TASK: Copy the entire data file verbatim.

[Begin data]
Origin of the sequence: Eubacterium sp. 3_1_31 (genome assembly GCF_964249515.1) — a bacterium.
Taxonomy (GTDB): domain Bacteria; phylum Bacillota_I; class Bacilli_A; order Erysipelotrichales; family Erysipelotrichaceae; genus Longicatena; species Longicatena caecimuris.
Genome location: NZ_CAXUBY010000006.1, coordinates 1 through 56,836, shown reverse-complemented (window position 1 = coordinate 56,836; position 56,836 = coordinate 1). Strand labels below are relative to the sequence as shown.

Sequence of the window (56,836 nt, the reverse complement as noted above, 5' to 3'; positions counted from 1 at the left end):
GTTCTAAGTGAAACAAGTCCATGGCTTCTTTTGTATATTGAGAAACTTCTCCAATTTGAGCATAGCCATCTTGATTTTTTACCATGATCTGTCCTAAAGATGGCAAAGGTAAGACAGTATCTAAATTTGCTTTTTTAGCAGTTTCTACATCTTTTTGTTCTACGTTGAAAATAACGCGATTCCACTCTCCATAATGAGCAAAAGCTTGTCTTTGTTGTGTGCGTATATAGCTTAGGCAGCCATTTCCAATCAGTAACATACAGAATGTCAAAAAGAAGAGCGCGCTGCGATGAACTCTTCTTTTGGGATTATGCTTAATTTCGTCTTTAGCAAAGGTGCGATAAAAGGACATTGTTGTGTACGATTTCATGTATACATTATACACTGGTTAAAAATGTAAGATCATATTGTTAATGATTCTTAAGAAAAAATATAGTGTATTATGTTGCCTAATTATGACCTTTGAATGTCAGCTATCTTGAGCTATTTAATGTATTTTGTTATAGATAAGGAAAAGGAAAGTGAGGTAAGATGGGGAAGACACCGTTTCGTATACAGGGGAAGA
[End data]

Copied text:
Origin of the sequence: Eubacterium sp. 3_1_31 (genome assembly GCF_964249515.1) — a bacterium.
Taxonomy (GTDB): domain Bacteria; phylum Bacillota_I; class Bacilli_A; order Erysipelotrichales; family Erysipelotrichaceae; genus Longicatena; species Longicatena caecimuris.
Genome location: NZ_CAXUBY010000006.1, coordinates 1 through 56,836, shown reverse-complemented (window position 1 = coordinate 56,836; position 56,836 = coordinate 1). Strand labels below are relative to the sequence as shown.

Sequence of the window (56,836 nt, the reverse complement as noted above, 5' to 3'; positions counted from 1 at the left end):
GTTCTAAGTGAAACAAGTCCATGGCTTCTTTTGTATATTGAGAAACTTCTCCAATTTGAGCATAGCCATCTTGATTTTTTACCATGATCTGTCCTAAAGATGGCAAAGGTAAGACAGTATCTAAATTTGCTTTTTTAGCAGTTTCTACATCTTTTTGTTCTACGTTGAAAATAACGCGATTCCACTCTCCATAATGAGCAAAAGCTTGTCTTTGTTGTGTGCGTATATAGCTTAGGCAGCCATTTCCAATCAGTAACATACAGAATGTCAAAAAGAAGAGCGCGCTGCGATGAACTCTTCTTTTGGGATTATGCTTAATTTCGTCTTTAGCAAAGGTGCGATAAAAGGACATTGTTGTGTACGATTTCATGTATACATTATACACTGGTTAAAAATGTAAGATCATATTGTTAATGATTCTTAAGAAAAAATATAGTGTATTATGTTGCCTAATTATGACCTTTGAATGTCAGCTATCTTGAGCTATTTAATGTATTTTGTTATAGATAAGGAAAAGGAAAGTGAGGTAAGATGGGGAAGACACCGTTTCGTATACAGGGGAAGA